The below list shows the specific higher command assignment of the regiment.

Cavalry, Department of Northern Virginia October 21, 1861
Cavalry, Brigade, Potomac District, Department of Northern Virginia January 14, 1862
Cavalry, Department of Norfolk February 18, 1862 Fourth Brigade,
Cavalry, Army of Northern Virginia April 19, 1862
Cavalry, Army of Northern Virginia July 22, 1862 First Brigade,
Cavalry, Army of Northern Virginia July 28, 1862 Hampton’s Brigade,
Cavalry Division, Army of Northern Virginia September 20, 1862 First Brigade,
Cavalry, Army of Northern Virginia December 10, 1862 Hampton’s Brigade,
Cavalry Division, Army of Northern Virginia May 25, 1863 Baker’s Brigade, first Division,
Cavalry Corps, Army of Northern September 9, 1863 Virginia Gordon’s Brigade, Hampton’s Division,
Cavalry Corps of the Army of Northern Virginia December 31, 1863 Gordon’s Brigade, W.H.F. Lee’s Division,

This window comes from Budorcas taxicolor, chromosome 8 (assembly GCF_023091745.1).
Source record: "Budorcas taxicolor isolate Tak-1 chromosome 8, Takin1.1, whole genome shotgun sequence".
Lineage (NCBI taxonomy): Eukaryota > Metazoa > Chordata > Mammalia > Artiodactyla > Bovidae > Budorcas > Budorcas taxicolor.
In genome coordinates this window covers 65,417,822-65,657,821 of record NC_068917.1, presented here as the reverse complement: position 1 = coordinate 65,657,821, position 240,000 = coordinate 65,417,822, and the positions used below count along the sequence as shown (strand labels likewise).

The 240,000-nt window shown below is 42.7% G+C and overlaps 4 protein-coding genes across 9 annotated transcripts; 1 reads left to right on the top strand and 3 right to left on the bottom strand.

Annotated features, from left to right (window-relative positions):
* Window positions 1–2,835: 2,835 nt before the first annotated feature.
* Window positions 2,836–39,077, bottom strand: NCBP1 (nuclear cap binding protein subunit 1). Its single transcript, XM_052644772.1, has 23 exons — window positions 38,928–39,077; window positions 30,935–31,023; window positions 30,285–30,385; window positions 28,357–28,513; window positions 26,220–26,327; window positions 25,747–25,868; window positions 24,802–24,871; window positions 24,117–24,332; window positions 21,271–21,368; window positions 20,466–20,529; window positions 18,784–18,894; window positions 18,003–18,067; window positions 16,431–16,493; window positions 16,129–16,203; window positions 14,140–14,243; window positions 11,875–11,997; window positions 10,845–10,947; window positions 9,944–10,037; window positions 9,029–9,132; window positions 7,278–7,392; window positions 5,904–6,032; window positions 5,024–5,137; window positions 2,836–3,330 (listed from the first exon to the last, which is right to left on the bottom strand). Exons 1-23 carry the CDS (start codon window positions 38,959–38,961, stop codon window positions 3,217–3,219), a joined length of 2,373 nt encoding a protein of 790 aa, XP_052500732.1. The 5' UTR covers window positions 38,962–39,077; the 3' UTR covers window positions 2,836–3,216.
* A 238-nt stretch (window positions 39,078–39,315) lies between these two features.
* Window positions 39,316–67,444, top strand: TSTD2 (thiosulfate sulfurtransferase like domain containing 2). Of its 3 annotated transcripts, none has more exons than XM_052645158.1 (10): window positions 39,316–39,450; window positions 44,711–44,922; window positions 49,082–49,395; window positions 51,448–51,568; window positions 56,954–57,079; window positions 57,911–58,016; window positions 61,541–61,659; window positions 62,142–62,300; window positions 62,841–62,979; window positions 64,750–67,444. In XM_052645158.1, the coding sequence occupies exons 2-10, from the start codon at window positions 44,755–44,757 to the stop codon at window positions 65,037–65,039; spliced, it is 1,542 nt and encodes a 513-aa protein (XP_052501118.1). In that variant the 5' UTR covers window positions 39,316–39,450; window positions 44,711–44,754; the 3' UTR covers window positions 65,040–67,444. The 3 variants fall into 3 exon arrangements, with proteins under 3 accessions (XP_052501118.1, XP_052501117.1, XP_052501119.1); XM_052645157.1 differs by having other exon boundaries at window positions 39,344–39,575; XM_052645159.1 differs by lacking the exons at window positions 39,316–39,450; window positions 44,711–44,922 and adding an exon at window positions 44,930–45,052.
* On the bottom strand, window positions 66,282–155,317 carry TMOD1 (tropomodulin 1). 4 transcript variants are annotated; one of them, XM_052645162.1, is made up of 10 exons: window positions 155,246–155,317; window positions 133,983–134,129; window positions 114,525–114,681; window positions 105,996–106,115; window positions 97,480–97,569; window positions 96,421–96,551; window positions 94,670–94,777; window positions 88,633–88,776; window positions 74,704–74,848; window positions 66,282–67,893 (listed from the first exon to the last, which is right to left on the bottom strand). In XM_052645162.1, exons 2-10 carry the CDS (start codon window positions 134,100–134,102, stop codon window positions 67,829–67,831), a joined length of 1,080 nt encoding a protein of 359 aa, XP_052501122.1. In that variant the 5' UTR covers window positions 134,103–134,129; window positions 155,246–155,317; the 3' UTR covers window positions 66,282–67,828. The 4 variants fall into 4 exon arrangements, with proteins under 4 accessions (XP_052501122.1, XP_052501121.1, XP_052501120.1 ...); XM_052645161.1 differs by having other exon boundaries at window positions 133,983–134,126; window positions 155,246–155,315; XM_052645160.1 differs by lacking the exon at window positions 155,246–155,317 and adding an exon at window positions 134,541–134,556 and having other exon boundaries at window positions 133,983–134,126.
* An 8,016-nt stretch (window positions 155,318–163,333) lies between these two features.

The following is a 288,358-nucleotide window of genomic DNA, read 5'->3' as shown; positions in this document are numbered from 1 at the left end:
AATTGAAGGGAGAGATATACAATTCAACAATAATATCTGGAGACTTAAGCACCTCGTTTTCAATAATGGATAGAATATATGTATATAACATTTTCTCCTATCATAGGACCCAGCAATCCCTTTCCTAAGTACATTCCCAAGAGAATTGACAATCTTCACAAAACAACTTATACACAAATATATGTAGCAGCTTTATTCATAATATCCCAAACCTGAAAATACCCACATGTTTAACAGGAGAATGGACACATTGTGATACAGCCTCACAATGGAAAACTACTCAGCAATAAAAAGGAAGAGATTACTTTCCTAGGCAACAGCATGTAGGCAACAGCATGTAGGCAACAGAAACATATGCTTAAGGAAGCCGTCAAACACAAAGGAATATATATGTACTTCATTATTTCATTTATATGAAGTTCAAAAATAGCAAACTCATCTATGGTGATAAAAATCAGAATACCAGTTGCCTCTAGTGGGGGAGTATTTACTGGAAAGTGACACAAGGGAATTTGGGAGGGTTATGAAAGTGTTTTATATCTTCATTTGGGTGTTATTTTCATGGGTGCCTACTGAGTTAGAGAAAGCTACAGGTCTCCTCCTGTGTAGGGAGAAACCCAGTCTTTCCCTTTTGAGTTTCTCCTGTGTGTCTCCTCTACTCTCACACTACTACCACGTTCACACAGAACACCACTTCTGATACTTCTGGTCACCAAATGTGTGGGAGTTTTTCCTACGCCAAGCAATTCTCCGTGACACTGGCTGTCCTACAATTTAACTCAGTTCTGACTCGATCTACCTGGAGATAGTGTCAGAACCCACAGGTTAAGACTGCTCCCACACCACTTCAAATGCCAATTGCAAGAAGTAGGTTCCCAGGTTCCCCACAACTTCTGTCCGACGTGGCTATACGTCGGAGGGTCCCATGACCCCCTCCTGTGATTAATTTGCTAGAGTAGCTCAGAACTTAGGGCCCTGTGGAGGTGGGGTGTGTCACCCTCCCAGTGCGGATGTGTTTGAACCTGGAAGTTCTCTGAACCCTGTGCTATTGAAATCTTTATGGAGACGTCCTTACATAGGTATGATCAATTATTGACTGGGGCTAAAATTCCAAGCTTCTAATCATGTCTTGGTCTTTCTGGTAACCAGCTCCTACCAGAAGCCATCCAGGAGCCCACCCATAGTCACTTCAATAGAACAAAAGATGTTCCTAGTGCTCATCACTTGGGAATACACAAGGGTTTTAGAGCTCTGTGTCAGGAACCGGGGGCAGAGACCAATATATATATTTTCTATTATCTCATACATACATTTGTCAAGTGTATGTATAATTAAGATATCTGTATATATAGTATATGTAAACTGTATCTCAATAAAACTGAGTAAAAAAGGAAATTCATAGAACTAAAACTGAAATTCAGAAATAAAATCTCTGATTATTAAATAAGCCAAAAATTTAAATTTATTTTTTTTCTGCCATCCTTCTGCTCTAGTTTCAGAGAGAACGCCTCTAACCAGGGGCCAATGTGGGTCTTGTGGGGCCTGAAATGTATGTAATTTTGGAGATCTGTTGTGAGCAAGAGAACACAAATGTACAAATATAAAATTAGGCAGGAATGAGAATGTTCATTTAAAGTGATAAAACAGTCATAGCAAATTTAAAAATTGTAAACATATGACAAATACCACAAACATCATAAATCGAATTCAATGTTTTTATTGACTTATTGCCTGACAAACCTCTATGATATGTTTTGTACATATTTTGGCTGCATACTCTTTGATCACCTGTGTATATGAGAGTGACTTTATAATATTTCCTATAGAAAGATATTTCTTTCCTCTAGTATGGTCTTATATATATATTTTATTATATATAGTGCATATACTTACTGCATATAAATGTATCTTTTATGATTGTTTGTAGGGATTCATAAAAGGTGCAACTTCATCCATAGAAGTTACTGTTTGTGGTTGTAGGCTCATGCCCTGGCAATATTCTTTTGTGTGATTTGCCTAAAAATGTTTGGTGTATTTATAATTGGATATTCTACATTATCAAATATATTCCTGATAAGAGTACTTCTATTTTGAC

Cavalry Corps, Army of Northern Virginia May 1, 1864 Barringer’s Brigade, W.H.F. Lee’s Division,
Cavalry Corps Army of Northern Virginia August 31, 1864

To the Last Man for the First NC Cavalry.

Engagement,, at Namizem Church April 5, 1865 At this point in time the Brigade ceases to exist but the 3rdNorth Carolina Cavalry was attached to the Baggage train, that was engaged at Saylor Creek Va , Although the First North Carolina Cavalry were included among the troops surrendered at Appomattox Court House, there were approximately two or three members accounted for and one was the Chaplin. The real end for the 1st North Carolina Cavalry came at the same time the end came for the Carolina Brigade. The Brigade being made up of the 1st, 2nd, 3rd, and 5th North Carolina Cavalry Regiments.)